SIAM News Blog

Video: Modeling Storm Surge to Better Protect Texas

Video Created by the Society for Industrial and Applied Mathematics (SIAM)



Karthika Muthukumaraswamy
Phone: 2673506383

Friday, May 29, 2015

Philadelphia, PA – The recent floods in Texas have caused some of the worst flooding since Hurricane Ike in 2008, causing the rainiest month in the state’s history.

What lessons have been learned from Ike’s devastation of the Galveston and Houston area, and how have they helped in the prediction of future such storms?

Researchers at the Institute for Computational Engineering and Sciences at The University of Texas at Austin have been studying computational models and simulations of hurricanes like Ike in order to predict the consequences of such natural disasters and better prepare the Texas Gulf Coast for their effects. 

Environmental and coastal ocean engineering models yield complex systems that combine interdisciplinary techniques. Accurate and efficient simulation requires advanced tools in high performance scientific computing. View the video below, in which Professor Jennifer Proft of UT Austin discusses new ideas for the high resolution modeling of extreme weather such as hurricane storm surge and floods:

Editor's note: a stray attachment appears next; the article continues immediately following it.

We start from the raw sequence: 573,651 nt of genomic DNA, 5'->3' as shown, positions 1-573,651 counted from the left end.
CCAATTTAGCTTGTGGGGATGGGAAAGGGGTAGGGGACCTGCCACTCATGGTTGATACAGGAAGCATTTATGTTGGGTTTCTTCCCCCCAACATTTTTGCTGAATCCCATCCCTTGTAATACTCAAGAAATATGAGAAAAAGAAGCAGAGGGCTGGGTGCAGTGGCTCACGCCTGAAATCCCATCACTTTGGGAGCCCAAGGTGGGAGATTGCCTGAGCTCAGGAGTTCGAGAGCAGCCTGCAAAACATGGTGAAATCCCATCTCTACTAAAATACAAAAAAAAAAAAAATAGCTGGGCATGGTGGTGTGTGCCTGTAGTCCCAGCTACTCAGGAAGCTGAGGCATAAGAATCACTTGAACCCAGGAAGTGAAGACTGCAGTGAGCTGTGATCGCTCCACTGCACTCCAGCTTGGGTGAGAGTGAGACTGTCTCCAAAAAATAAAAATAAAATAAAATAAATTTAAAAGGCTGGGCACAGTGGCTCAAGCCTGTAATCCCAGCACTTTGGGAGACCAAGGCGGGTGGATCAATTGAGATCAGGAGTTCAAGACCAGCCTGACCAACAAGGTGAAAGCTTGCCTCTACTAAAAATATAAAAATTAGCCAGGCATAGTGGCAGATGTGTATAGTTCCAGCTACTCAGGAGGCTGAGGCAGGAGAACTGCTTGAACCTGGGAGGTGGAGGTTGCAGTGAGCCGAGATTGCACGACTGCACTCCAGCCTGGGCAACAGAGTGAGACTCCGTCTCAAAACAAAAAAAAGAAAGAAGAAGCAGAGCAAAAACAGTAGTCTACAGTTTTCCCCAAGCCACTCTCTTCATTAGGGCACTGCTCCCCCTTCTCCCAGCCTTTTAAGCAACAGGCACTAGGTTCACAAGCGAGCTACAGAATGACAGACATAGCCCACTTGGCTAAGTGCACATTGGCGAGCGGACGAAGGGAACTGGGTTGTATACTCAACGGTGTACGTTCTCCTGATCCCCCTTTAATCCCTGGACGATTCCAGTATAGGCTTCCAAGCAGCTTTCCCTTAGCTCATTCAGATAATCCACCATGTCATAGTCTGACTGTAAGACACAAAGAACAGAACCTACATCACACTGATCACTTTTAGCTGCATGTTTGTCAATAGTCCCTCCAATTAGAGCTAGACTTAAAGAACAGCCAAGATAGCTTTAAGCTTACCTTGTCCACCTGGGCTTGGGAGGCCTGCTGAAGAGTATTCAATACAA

Video created by the Society for Industrial and Applied Mathematics (SIAM). Headquartered in Philadelphia, Pennsylvania, SIAM is an international society of over 14,000 individual members, including researchers, educators, students, and practitioners in industry, government, laboratories, and academia. The Society, which also includes nearly 500 academic and corporate institutional members, serves and advances the disciplines of applied mathematics and computational science by publishing a variety of books and prestigious peer-reviewed research journals, by conducting conferences, and by hosting activity groups in various areas of mathematics.

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